Effect of reduced blood flow on alpha 1- and alpha 2-adrenoceptor constriction of rat skeletal muscle microvessels.
Adrenergic constriction of skeletal muscle arterioles, particularly small terminal arterioles, is opposed by decreased blood flow or increased metabolic rate. Our previous studies indicate that neural constriction of large arterioles, which have both postjunctional alpha 1- and alpha 2-adrenoceptors, is mediated by alpha 1-receptors; small arterioles depend on alpha 2-receptors. Also, alpha 2, but not alpha 1, constriction is reduced by acidosis. Differential sensitivity of alpha 1 versus alpha 2 constriction to metabolic signals such as H+ may underlie the sensitivity of arteriolar adrenergic constriction to metabolic inhibition. To examine this hypothesis, we studied the effect of reduced perfusion on alpha 1- versus alpha 2-mediated constriction of large arterioles and venules. Intravital microscopy of rat cremaster skeletal muscle was used to obtain concentration-response curves for phenylephrine (alpha 1-agonist) and UK-14,304 (alpha 2-agonist). Thirty percent reduction in cremasteric artery flow by venous outflow obstruction had no effect on baseline diameter, indicating no effect on "intrinsic tone." Reduced perfusion also had no effect on arteriolar or venular sensitivity to phenylephrine or venular sensitivity to UK-14,304 but significantly attenuated arteriolar response to UK-14,304. To examine a possible mechanism for the selective inhibition of alpha 2 constriction by acidosis, we determined the effect of acidosis on the partial alpha 1-agonist St587. Like alpha 2 constriction, St587-mediated constriction of arterioles was reduced during acidosis and was attenuated by nifedipine.(ABSTRACT TRUNCATED AT 250 WORDS)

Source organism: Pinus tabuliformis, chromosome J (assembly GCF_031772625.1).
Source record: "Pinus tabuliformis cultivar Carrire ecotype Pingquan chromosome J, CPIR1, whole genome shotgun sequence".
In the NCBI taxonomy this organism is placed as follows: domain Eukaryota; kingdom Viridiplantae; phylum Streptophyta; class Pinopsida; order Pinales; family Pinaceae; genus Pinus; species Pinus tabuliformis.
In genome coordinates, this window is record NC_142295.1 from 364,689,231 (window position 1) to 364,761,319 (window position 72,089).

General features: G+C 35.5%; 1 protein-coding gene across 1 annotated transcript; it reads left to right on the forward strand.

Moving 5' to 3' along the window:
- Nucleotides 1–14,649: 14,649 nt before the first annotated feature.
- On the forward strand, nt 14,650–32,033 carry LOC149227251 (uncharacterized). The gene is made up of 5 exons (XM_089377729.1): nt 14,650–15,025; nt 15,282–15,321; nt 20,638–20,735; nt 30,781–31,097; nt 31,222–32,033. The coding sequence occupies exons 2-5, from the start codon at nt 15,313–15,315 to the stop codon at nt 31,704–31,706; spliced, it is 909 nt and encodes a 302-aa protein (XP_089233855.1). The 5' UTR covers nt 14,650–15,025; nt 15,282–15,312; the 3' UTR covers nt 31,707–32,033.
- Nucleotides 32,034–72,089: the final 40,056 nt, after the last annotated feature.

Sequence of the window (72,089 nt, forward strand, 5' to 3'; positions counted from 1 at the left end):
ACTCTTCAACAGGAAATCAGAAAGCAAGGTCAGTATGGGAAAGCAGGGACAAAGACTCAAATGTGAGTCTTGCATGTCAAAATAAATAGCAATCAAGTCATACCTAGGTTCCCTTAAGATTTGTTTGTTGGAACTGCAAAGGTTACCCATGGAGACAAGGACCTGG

- Copyright © 1991 by American Heart Association